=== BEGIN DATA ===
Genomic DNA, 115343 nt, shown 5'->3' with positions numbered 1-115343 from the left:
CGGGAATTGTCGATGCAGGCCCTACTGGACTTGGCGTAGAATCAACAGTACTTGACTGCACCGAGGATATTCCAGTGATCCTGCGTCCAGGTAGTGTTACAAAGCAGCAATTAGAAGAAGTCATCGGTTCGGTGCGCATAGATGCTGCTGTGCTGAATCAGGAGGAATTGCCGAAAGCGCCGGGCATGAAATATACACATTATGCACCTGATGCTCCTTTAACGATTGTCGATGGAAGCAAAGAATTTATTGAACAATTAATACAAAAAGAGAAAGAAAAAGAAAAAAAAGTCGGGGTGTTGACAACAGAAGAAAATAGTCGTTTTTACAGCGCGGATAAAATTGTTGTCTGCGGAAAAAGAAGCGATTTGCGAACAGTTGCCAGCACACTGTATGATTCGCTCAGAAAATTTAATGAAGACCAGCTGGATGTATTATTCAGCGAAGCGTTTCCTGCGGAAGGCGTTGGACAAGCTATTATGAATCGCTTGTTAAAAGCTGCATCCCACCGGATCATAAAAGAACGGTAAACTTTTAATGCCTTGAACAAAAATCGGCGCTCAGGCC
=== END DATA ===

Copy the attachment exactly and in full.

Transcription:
Genomic DNA, 115343 nt, shown 5'->3' with positions numbered 1-115343 from the left:
CGGGAATTGTCGATGCAGGCCCTACTGGACTTGGCGTAGAATCAACAGTACTTGACTGCACCGAGGATATTCCAGTGATCCTGCGTCCAGGTAGTGTTACAAAGCAGCAATTAGAAGAAGTCATCGGTTCGGTGCGCATAGATGCTGCTGTGCTGAATCAGGAGGAATTGCCGAAAGCGCCGGGCATGAAATATACACATTATGCACCTGATGCTCCTTTAACGATTGTCGATGGAAGCAAAGAATTTATTGAACAATTAATACAAAAAGAGAAAGAAAAAGAAAAAAAAGTCGGGGTGTTGACAACAGAAGAAAATAGTCGTTTTTACAGCGCGGATAAAATTGTTGTCTGCGGAAAAAGAAGCGATTTGCGAACAGTTGCCAGCACACTGTATGATTCGCTCAGAAAATTTAATGAAGACCAGCTGGATGTATTATTCAGCGAAGCGTTTCCTGCGGAAGGCGTTGGACAAGCTATTATGAATCGCTTGTTAAAAGCTGCATCCCACCGGATCATAAAAGAACGGTAAACTTTTAATGCCTTGAACAAAAATCGGCGCTCAGGCC